The US cyclist Lance Armstrong, who last year was stripped of seven Tour De France titles as a result of doping charges, looks set to admit the use of performance-enhancing drugs in order to return to the other sporting activities – such as triathlon – that he enjoys.
Due to appear on The Oprah Winfrey Show that airs on Thursday 17th January, a statement released by the TV network has promised a “no holds barred” interview with the athlete, leading to speculation that Armstrong plans to, at least partially, admit his guilt and apologise to the general public. This was further reinforced after reports that Armstrong apologised to the staff at Livestrong Foundation – the not-for-profit support network for cancer sufferers, founded by Armstrong – for “letting them down” were released earlier this week indicating that perhaps Thursday’s interview will once and for all put an end to speculation regarding Armstrong’s history of alleged doping and drug abuse.
Glancing back over the athlete’s career, allegations and complaints regarding the use of performance-enhancing drugs have dogged Armstrong. Indeed, back in 1999, Armstrong was accused of doping, while in 2010 cyclist Floyd Landis accused Armstrong of taking prohibited drugs. Although the US Federal investigation failed to find any conclusive evidence to support allegations against Armstrong, the inquiry lasted two years and by the time it had ended, the US Anti-Doping Agency (USADA) had taken the decision to open up their own investigation.
Although at the time the USADA announced the decision to open the investigation, Armstrong released a statement calling the charges “baseless” and “motivated by spite and paid for by promises of anonymity and immunity”, he has since remained silent. When offered the opportunity to come forward and acknowledge any wrongdoing, the cyclist instead chose not to contest the evidence compiled against him and accepted the disqualification of his sporting achievements alongside a lifelong ban from recognised sporting competitions.
The decision to appear on the popular television show this week, therefore, has caused controversy and divided public opinion. While many have maintained Armstrong’s innocence and protested against the decision to ban the athlete from all sporting competitions, others cite the statement released by the USADA, which branded Armstrong and the US Postal Service’s cycling team’s doping programme as “the most sophisticated, professional and successful doping program that sport has ever seen”, as reason to question Armstrong’s reputation.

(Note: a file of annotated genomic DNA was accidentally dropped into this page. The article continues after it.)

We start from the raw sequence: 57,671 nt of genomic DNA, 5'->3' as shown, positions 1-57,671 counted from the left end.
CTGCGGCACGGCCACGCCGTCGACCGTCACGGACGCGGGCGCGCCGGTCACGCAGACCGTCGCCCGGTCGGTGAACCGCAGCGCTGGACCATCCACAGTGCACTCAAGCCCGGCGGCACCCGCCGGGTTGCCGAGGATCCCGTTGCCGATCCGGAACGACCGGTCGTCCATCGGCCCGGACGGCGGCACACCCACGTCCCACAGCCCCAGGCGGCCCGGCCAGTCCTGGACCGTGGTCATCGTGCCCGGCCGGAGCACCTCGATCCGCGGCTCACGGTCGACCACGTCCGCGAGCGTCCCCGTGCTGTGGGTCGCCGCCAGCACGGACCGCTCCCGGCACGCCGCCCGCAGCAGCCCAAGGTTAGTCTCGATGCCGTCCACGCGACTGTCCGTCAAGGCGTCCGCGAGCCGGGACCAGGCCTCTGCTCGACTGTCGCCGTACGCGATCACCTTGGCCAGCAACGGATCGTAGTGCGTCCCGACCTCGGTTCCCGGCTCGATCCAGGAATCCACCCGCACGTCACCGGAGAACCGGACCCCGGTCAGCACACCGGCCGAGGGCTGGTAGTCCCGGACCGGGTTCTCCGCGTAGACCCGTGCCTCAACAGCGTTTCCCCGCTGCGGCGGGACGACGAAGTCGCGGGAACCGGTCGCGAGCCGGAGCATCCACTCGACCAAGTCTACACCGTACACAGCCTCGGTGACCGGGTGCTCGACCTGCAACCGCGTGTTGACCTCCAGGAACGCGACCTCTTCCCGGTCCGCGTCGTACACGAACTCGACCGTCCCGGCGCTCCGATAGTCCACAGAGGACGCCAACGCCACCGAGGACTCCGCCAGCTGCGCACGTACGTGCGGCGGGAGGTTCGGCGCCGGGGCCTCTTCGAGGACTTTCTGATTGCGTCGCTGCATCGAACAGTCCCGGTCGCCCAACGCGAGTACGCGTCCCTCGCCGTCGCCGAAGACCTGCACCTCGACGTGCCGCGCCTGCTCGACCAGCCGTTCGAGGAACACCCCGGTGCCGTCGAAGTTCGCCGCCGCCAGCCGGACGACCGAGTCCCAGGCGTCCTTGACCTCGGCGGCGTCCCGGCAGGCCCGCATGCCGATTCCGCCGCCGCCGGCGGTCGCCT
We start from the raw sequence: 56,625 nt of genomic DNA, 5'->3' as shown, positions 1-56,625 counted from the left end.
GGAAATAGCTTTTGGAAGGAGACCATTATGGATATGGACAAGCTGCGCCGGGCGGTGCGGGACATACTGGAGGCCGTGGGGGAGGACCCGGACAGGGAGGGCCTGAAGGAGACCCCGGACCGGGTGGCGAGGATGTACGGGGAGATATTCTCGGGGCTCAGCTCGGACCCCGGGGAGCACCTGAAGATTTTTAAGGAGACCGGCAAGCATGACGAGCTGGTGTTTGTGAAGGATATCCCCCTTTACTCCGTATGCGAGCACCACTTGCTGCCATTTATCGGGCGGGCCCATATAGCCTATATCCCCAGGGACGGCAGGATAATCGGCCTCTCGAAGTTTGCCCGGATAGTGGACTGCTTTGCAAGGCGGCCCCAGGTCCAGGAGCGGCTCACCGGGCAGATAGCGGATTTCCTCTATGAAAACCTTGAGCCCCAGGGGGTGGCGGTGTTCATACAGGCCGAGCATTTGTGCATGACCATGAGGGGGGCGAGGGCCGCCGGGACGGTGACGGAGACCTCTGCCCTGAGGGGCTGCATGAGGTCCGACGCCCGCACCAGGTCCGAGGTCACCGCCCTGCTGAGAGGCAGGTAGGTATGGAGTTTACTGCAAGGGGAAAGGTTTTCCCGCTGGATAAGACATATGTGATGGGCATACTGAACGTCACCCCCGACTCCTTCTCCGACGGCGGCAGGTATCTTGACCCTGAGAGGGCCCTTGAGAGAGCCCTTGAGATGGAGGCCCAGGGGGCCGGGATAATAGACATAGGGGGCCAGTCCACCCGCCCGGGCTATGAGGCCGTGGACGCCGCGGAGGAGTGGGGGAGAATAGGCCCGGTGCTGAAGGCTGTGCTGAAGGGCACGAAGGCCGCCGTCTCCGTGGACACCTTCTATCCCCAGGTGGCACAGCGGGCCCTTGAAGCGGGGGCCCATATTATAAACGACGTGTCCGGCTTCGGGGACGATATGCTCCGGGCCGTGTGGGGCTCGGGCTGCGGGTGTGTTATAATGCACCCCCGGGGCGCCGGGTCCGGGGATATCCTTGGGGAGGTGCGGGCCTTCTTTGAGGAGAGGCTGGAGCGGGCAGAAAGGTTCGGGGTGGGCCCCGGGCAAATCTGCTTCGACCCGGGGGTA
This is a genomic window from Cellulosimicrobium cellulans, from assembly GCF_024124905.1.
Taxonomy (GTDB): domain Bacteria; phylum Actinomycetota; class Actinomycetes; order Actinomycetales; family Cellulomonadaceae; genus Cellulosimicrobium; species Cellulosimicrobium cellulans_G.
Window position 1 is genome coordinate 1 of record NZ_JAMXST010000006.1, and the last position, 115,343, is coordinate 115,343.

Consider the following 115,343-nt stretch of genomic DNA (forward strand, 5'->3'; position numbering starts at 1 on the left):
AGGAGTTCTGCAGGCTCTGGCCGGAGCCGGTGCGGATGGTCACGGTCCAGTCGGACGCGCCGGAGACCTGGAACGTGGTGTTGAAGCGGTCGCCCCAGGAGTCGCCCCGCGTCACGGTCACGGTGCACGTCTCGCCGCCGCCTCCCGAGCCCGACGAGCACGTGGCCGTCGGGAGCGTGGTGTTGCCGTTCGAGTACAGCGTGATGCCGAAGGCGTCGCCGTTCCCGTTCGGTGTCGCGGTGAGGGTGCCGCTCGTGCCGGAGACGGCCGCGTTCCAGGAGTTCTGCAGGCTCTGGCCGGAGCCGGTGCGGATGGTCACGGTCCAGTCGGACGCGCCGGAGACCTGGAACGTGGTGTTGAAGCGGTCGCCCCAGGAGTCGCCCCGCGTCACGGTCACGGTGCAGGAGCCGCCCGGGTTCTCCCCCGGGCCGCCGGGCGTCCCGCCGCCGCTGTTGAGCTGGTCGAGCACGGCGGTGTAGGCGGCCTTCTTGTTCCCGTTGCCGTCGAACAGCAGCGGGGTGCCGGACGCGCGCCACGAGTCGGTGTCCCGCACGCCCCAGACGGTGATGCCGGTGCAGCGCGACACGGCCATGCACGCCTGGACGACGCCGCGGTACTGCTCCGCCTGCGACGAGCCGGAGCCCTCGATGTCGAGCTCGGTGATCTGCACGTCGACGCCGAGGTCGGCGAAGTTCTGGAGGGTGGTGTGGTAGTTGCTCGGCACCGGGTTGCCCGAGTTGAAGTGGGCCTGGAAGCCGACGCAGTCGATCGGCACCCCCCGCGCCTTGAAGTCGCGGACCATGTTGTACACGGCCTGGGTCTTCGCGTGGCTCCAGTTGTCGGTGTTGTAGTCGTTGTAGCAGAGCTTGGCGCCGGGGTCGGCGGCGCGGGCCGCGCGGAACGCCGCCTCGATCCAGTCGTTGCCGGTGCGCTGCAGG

For the time being at least, Armstrong is caught between a rock and a hard place. If no admission or apology is made, Armstrong is set to disappoint thousands of viewers yet if he does indeed admit to doping allegations, even partially, he could face fines from newspapers who printed the allegations, among which are The Sunday Times who are seeking to recover approximately $500,000 paid out in a libel lawsuit against them, as well as legal cases for perjury. Furthermore, Armstrong could run the risk of re-opening a full investigation following any admission of guilt, true or false.
Indeed, Armstrong’s motivation for appearing on Oprah has been linked to his desire to return to competitive sports and some publications have suggested that the cyclist is “giving in”, as Armstrong’s guilt has never been conclusively proved, in order to overturn a lifelong ban. That this can even be considered to be a possibility in this case raises serious questions over the sport industry’s rulings on performance-enhancing drugs on two different levels.
Firstly, the decision made the USADA to open an investigation against Armstrong following the ruling by US Federals that no substantial evidence had been found to support allegations made in 2010 has led to questions over whether officials can open another case regarding the same issue. While in most criminal law cases a person cannot be investigated more than once for the same crime following an acquittal, sporting organisations have in the past chosen to pursue their own investigations following court decisions.
Indeed, this was the case for John Terry back in 2012, according to the Law in Sport website. When the Football Association decided to pursue their own investigation following Terry’s acquittal of any charges filed against him, calls were made to introduce a “double jeopardy law” into sporting regulations that would prevent sportsmen from facing more than one investigation into the same alleged offence. With this in mind, should the USADA have pursued an investigation into Armstrong?
Secondly, the USADA decision to pursue a case against Armstrong has sparked debate into whether regulations regarding the use of performance-enhancing drugs need to be radically updated. Back in 2012, Chris Smith of Forbes called for the legalisation of performance-enhancing drugs such as steroids. Arguing that “stiff punishments have done little to reduce the number of cyclists caught cheating every year”, Smith suggests that in legalising certain drugs, distribution and categorisation would improve making the drugs easier to regulate and ultimately levelling the playing field.
Armstrong’s appearance on Oprah is set to divide opinion further, with many wondering if the athlete should be able to compete if he does admit his guilt after remaining silent for so long. While Armstrong remains silent, all we can do is speculate over his innocence, whether he will be allowed to return to sports or even if sporting regulations should be updated. One thing is for sure: Thursday looks set to ruffle some feathers among the sporting world.